|Don't grip that ball too tightly, Rob...it just might EXPLODE!|
Whether taking a woefully simplistic route to a dim grasp of this long-term dilemma (Joe Posnanski, still five years away from recovering from his Joe Paterno cataclysm, pushing the "cave man theory") or upping the "brat pack quotient" with a centripetal "kitchen sink" approach to "factor analysis" (Ben Lindbergh, drowning in the perfect storm of two-fisted, two-faced and too-clever-by-half historical distortions and half-baked analogies), we are increasingly ill-served by those who've been anointed as the numbers-savvy pundits.
Each in their own way (Posnanski, shrugging; Lindberg, shaking his fist) is dodging an issue that has been building up in baseball--just as it's been doing culturally and politically in America--for about thirty years now. We have a "devil's chessboard" complex that's taken root in the nation and in our so-called "national pastime"--and it has been frog-potting inside the minds in a way that encourages short cuts in logic, false equivalences, dubious assertions thrust upon us via increasingly complex mathematical formulas and models which escalate dehumanization even as they purport to "describe" the world.
We inhale this stuff, we become intoxicated, we become war-like in our pursuit of partiality, and we all wake up twenty years later unable to see the forest for the trees.
The moral and ethical crisis in the nation right now is all about dumbing-down, which creates two-dimensional people who are easily manipulated. The structural crisis in baseball stems from those who are too clever for their own good and have dumbed down the game itself in pursuit of "truth." In both cases, we have become disconnected from our logical and moral umbilical cord, leading to an "every man for himself" quagmire.
|Marcus Semien: just one of four dozen banjo|
hitters who've turned into junior sluggers...
The most significant of those linchpins is the fact that the game inherently tends to produce close outcomes regardless of whether one plays the "inside game" of the Deadball Era or the "long ball/strikeout" model that has gone into overdrive since August 2015. (And, dear Mr. Manfred, we know what it is now--it's half the "science" of applied neo-sabermetrics turning the Marcus Semiens of the world into fly ball hitters, and the more tightly-wound ball--clearly a premonition of the more tightly-wound world that's borne down on us since August 2015, when the Orange Malaise became a candidate for "President"--has added 10-15 feet to their flies, making the Marcus Semiens of the world into 20+ HR hitters.)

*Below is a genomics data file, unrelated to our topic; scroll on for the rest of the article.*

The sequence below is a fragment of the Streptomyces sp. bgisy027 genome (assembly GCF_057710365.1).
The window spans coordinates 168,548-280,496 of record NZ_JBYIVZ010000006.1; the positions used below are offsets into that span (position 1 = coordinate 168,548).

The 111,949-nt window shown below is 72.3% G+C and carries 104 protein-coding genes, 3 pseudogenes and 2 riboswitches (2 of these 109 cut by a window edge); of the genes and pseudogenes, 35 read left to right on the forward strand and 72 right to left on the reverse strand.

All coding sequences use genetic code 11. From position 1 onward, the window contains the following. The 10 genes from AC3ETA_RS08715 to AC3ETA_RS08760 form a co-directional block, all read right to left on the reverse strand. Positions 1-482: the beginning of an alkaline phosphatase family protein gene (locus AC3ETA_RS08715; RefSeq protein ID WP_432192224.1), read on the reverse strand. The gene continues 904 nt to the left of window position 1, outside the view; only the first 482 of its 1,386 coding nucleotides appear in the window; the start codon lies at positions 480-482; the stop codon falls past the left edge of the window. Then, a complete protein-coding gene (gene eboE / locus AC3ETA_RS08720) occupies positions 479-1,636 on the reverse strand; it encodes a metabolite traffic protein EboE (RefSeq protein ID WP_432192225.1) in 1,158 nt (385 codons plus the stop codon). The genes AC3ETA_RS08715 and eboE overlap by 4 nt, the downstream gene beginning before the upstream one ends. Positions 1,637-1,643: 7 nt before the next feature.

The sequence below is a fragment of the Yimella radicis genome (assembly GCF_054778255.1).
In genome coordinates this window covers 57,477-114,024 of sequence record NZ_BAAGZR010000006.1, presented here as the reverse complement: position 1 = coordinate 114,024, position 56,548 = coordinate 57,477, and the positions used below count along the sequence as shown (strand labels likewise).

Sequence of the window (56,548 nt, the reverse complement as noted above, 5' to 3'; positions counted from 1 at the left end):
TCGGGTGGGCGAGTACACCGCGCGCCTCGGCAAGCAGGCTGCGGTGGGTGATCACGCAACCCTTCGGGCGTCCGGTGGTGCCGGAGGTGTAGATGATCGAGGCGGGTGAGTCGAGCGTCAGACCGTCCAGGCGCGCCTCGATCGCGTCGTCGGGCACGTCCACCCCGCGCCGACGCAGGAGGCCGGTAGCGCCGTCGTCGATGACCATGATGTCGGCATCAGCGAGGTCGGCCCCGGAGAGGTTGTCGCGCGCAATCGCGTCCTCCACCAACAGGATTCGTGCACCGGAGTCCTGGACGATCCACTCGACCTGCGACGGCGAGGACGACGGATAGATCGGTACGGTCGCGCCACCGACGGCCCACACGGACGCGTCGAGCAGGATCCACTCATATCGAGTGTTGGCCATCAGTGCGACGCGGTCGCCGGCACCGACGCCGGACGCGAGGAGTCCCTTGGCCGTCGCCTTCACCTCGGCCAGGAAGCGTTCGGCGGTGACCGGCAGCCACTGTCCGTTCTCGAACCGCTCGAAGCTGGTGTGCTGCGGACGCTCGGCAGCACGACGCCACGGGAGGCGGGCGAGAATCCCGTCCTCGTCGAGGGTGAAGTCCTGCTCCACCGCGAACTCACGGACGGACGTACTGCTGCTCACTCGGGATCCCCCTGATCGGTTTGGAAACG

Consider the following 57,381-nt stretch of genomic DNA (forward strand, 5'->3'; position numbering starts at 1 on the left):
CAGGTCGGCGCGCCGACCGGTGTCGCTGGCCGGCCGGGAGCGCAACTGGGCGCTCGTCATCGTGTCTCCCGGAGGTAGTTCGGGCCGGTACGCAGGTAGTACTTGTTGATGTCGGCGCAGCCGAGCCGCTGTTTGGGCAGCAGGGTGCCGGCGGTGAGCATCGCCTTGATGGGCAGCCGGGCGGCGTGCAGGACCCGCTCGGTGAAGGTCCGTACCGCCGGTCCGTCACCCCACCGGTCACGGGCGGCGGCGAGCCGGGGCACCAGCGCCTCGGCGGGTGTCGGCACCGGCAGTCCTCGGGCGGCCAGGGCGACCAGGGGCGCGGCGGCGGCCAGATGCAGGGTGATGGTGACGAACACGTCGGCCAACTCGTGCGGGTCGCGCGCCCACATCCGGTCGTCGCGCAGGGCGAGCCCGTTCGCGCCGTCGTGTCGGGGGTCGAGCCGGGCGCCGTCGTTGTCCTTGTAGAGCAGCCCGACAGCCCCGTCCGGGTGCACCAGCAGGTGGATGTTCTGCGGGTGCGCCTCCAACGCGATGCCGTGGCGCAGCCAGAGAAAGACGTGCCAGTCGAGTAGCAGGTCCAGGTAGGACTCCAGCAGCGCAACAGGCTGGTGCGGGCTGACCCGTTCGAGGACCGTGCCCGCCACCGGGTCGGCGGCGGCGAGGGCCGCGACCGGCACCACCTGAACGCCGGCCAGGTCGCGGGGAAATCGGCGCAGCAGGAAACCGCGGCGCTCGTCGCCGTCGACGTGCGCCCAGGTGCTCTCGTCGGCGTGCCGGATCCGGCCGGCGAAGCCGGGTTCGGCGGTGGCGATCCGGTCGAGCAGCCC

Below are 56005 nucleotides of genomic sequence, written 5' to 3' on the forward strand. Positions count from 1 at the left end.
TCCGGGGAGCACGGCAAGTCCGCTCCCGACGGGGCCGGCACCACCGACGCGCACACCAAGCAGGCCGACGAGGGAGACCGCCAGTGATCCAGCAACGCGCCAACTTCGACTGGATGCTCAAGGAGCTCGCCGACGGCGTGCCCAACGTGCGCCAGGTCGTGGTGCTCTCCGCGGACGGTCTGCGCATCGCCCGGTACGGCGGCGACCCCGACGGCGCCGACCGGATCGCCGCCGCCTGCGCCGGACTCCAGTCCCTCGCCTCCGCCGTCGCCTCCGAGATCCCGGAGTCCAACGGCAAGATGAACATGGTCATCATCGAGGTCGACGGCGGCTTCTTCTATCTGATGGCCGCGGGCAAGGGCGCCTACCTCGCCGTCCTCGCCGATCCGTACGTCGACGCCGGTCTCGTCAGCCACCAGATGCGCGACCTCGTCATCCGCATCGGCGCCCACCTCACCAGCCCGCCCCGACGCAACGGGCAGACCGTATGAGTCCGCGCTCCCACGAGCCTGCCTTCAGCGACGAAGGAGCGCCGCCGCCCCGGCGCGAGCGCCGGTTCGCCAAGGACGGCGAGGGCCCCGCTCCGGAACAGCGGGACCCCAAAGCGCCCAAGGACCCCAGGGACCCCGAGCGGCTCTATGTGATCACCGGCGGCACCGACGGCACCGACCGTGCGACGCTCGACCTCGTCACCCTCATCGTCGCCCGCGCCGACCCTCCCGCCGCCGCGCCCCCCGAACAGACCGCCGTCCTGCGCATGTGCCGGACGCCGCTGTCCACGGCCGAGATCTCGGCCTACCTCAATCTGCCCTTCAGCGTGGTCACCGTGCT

As we were saying, the game itself produces close outcomes. Roughly half (just under 49%) of all baseball games--from 1901 to the present are decided by two runs or less. Which means that half of the games--regardless of how the runs are scored--will remain in doubt until the final inning, creating a natural tension that keeps the competitive side of human nature interested in the outcome.
But there are some odd anomalies that start cropping up once homers/game begin to cross over the 1/1 barrier. The chart has one data point diamond shaded in red. That's 2017, with its current 1.26/1 ratio of HRs/games. Its run scoring level would project to about a 47% close game percentage. Instead, it's down at 43.5%. A certain number of games are falling out of the "close game" category as a result of this home run spike.